Transylvania and the Legend of Dracula

Brasov, Romania and the Legend of Dracula – Built Upon a Sham

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From the moment I decided to visit Eastern Europe I was obsessed with the idea of Transylvania. My mind conjured images of razorback mountains with rugged roads where one false move would send hikers plunging to their deaths. I imagined black-green forests so dense that not even the midday sun could penetrate and wolves howling beneath the spilled glitter of the Milky Way. Though I’d ignored the Twilight TV series that had gripped the collective fascination, I read Bran Stoker’s Dracula prior to arriving in Romania; as a result the Transylvania in my mind was also peppered with visions of vampires and Dracula. A romantic at heart, I desperately wanted to believe that this corner of the world was still remote, untouched, and mysterious.

However, Transylvania is a very large region in northern Romania, so when I left Turda I had a decision to make. I could head due south to Sibiu or southeast to Brasov. In the end I chose the latter for its proximity to Bran Castle, better known as Dracula’s Castle in tourism circles. I arrived in Brasov late one afternoon following a long, hot train ride, only to be held up by a taxi driver who tried to charge me more than four times the normal rate to take me to Old Town. Instead, I squeezed into a few inches of space on the stairs of an overloaded bus and held on for dear life as we careened around curves, simultaneously swiping at the sweat pouring down my forehead while trying to keep my suitcase from rolling out each time we jolted to a stop and the doors flew open.

Piata Sfatului, the main square in Old Town in Brasov, Romania, is dirty and sadly neglected

Piata Sfatului, the main square in Old Town in Brasov, Romania, is dirty and sadly neglected

After a delicious dinner and a good night’s sleep I left the frustrations of the precious day behind and headed out to see Brasov. Piata Sfatului, the town’s main square, was a disappointment. The central fountain was dry and trash was strewn around its base. Many of the stone pavers were chipped or cracked and some were missing entirely. A worker trickling water onto spilled ice cream stains succeeded only in making them stickier. Further along I found Nicolae Titulescu Park where I strolled through neglected rose gardens. Circling back, I followed a path alongside earthen fortifications built to protect the town during medieval times. A rank odor rose from a small stream that bordered the path and gray soap scum floated on its surface. Brasov seemed seedy, dilapidated, and poorly maintained – a town in decay.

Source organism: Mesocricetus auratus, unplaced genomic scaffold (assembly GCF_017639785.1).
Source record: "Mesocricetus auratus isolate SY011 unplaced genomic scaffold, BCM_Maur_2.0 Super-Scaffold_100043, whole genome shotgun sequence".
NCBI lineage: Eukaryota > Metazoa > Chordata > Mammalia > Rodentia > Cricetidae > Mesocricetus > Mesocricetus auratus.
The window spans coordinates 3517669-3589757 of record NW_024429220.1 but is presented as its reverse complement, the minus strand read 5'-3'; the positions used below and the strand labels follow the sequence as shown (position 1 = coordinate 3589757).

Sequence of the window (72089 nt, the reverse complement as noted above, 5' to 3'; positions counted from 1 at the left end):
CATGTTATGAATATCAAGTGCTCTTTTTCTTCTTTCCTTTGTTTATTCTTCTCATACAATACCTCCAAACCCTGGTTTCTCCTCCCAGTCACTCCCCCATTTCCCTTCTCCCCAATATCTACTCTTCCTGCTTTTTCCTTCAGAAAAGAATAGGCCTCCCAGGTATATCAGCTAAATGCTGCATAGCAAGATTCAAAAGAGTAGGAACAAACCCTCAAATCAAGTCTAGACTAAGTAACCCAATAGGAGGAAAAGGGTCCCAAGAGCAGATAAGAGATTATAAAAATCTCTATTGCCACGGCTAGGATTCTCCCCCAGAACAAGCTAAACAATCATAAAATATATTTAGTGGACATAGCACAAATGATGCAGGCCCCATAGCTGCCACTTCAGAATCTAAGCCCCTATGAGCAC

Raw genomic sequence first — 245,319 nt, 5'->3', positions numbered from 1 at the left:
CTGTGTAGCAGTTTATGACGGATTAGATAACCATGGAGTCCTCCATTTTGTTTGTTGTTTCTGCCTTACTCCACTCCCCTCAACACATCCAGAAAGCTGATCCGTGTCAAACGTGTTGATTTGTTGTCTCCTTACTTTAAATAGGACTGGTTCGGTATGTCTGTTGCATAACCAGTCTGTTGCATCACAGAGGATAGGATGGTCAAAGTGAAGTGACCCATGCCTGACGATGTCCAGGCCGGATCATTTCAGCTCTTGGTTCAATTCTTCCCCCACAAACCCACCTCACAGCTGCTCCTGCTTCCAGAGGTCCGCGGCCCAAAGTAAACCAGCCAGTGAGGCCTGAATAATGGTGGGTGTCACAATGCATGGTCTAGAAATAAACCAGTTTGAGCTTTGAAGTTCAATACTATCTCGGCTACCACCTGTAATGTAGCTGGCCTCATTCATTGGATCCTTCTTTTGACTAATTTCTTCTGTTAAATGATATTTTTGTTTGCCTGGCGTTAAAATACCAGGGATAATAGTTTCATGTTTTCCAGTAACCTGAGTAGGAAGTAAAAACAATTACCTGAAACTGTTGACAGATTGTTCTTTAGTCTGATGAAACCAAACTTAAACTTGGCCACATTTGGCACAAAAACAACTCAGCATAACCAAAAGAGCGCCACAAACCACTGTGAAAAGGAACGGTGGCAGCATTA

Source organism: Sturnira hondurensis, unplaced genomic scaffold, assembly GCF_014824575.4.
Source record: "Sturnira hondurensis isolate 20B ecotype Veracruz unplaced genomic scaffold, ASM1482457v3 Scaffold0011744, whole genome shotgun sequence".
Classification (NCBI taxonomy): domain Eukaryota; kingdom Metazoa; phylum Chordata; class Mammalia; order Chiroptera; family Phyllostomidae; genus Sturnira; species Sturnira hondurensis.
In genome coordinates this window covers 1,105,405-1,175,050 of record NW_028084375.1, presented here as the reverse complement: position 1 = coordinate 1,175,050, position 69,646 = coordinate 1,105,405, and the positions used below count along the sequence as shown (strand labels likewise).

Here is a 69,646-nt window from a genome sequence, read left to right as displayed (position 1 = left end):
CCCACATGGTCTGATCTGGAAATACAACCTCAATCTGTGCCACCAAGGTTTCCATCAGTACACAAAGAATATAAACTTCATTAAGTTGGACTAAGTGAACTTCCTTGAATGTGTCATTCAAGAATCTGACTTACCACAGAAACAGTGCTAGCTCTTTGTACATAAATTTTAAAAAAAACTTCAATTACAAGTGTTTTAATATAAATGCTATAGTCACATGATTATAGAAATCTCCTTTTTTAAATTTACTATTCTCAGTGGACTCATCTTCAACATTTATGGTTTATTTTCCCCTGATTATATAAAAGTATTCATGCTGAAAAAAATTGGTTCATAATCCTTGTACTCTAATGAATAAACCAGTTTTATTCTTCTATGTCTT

Polluted stream runs by ancient fortifications in Brasov, Romania

Polluted stream runs by ancient fortifications in Brasov, Romania

Discouraged, I spurned Brasov and booked a tour of the surrounding countryside the following day, where I was certain I would discover the real Transylvania. We drove south into Carpathian Mountains that were every bit as spectacular as I had imagined. Sinuous roads led past clusters of Swiss chalets tucked into the haunches of soaring granite giants. Since I was the only client that day, we made an unscheduled stop at the Christian/Orthodox Caraiman Monastery (Holy Cross Monastery) in Busteni, which was completed in 2000. My guide, who “got religion” after years spent negotiating arms deals for the communist government, explained that the Virgin Mary appeared in the dreams of a local priest, father Gherontie Puiu, indicating where the monastery should be built by making a flaming cross appear in the sky. Today a neon cross hangs in a large tree on that very spot and pilgrims flock to the site to offer prayers or seek healing.